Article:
Cervical spinal cord sections were positive in both IC inoculated EBLV-1 and EBLV-2 infected animals with distinct signal in many (40–50%) motor neuron cell bodies. Thoracic and cervical spinal sections were negative as confirmed by PCR and virus re-isolation (RTCIT). Isolated neurons in the brachial plexi were also positive but this could not be confirmed by other methods. Other extra-neural tissues contained a small number of non-specifically stained cells.
Red foxes are the principal reservoir and vector of classical rabies virus (genotype 1) in Western Europe . Thanks to the campaigns of oral vaccination of foxes, France and other Western European countries have been rabies free for many years . This study was undertaken to assess the risk of spillover of a bat lyssavirus strain from a bat to a fox and causing rabies infection with EBLV-1 and EBLV-2, and to investigate whether or not foxes can transmit EBLVs. These experiments were conducted with high doses of virus using two different routes of infection: intramuscular and intracranial.
In our study, we have shown that all foxes infected experimentally intracranially with undiluted stock or diluted batches of EBLV-1 and 2 exhibited clinical signs of rabies and succumbed between 8 and 282 days post infection. All clinically ill foxes developed neutralising antibodies and contained viral antigen, infectious particles and viral RNA in the brain. Salivary glands were positive in three out of six animals, but none of the oral swabs collected from these animals were positive for viral RNA or infectious particles.
The two successive intramuscular trials undertaken with EBLV-1 (groups 3 and 4) did not give reproducible results, and surprisingly, some foxes challenged with the minimal doses of EBLV-1 succumbed and presented neurological clinical signs indicative of rabies. Surprisingly, in both trials, none of the foxes infected with undiluted stock succumbed, and all but two, developed a high neutralising antibody response suggesting an abortive peripheral infection. Similarly to intracranial experiments, neither viral RNA nor infectious particles were detected in any of the saliva obtained with oral swabs collected regularly from all infected animals and kept dry on ice until analysis.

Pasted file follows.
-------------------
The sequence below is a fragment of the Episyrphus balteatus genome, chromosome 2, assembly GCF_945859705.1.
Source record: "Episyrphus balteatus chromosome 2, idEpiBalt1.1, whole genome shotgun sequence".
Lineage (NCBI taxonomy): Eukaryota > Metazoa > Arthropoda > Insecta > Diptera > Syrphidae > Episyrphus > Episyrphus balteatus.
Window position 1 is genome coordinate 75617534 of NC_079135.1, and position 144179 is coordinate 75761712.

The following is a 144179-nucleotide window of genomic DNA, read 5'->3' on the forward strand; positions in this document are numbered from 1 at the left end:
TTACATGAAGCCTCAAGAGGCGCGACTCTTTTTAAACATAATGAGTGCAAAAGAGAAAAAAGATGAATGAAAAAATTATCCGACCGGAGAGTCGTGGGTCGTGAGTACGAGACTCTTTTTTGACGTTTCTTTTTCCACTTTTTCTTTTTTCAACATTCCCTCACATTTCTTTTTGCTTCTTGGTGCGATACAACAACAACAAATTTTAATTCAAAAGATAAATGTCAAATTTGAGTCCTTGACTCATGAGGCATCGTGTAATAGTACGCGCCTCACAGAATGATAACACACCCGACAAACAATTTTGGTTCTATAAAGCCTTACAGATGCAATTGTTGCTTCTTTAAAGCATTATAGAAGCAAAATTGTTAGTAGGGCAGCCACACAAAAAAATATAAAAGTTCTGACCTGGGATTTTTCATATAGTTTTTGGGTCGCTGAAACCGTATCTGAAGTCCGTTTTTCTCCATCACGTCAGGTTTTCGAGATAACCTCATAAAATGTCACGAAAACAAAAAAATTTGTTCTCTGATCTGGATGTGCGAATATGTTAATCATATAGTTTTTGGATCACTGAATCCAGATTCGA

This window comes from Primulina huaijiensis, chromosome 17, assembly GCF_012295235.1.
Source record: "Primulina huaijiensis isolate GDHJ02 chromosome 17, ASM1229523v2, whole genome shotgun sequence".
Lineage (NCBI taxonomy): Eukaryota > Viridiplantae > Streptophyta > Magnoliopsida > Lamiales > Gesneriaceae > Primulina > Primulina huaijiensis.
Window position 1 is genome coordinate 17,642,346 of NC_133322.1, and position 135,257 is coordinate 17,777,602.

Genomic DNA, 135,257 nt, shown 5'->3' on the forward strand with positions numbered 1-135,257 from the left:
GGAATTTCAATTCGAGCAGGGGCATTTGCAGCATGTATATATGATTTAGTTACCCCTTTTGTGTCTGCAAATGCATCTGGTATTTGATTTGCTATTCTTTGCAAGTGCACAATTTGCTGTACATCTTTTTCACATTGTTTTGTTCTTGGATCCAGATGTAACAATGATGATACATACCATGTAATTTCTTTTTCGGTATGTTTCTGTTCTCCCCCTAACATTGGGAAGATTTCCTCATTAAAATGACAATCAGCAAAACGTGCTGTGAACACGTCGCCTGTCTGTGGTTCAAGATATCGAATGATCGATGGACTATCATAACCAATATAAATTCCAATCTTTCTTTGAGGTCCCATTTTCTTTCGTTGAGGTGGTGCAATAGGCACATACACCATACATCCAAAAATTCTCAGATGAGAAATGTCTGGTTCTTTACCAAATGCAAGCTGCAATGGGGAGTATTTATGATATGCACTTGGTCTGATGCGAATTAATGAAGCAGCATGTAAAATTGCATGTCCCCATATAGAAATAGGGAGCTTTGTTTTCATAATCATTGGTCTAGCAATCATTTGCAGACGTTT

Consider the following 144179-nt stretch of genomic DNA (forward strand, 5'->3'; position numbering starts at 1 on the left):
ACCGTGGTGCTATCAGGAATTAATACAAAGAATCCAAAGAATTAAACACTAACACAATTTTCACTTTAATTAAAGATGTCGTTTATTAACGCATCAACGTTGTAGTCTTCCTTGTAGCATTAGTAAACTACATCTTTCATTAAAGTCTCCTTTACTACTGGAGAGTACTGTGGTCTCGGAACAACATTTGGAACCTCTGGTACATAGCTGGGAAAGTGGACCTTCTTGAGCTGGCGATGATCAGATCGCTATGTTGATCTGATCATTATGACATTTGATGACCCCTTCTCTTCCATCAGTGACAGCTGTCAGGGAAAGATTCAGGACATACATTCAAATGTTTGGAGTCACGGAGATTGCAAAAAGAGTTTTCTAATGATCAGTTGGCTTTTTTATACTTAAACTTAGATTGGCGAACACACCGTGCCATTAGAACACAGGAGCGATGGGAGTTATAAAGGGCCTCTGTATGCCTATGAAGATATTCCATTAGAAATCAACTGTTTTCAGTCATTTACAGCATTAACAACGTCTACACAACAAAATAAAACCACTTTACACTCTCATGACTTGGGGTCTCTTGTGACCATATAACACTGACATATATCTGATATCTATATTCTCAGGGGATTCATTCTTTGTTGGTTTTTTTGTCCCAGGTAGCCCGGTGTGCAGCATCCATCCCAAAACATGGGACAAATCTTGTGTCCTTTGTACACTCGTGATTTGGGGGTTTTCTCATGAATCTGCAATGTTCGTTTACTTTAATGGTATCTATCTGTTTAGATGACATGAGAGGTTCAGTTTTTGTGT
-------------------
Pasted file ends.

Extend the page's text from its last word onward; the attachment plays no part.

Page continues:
In our study, we have shown the influence of the strain of challenge virus used in FAVN assays (homologous vs. heterologous). Similar observations have been previously reported by Moore et al . FAVNt assays using homologous virus (EBLV-1) reported higher neutralising titres for all foxes infected intramuscularly with EBLV-1 than when the assay was conducted against CVS-11. This differential neutralising response has also been observed from a qualitative point of view. With the EBLV-1 modified FAVNt, 17 of the 21 experimented animals seroconverted while only 6 seroconverted with FAVNt conducted against CVS-11.
Rabies pathogenesis has been assessed by several groups by using different variants of Lyssavirus including the classical genotype 1 isolated from infected American bats, dogs or foxes [34–36], and EBLV-1 and EBLV-2 on ferrets, sheep, foxes, cats and mice [17, 20–23]. More recently, experimental studies in bats using EBLV-1 and EBLV-2 have shown that bats are likely to transmit the virus following a shallow bite to peripheral tissue [15, 16].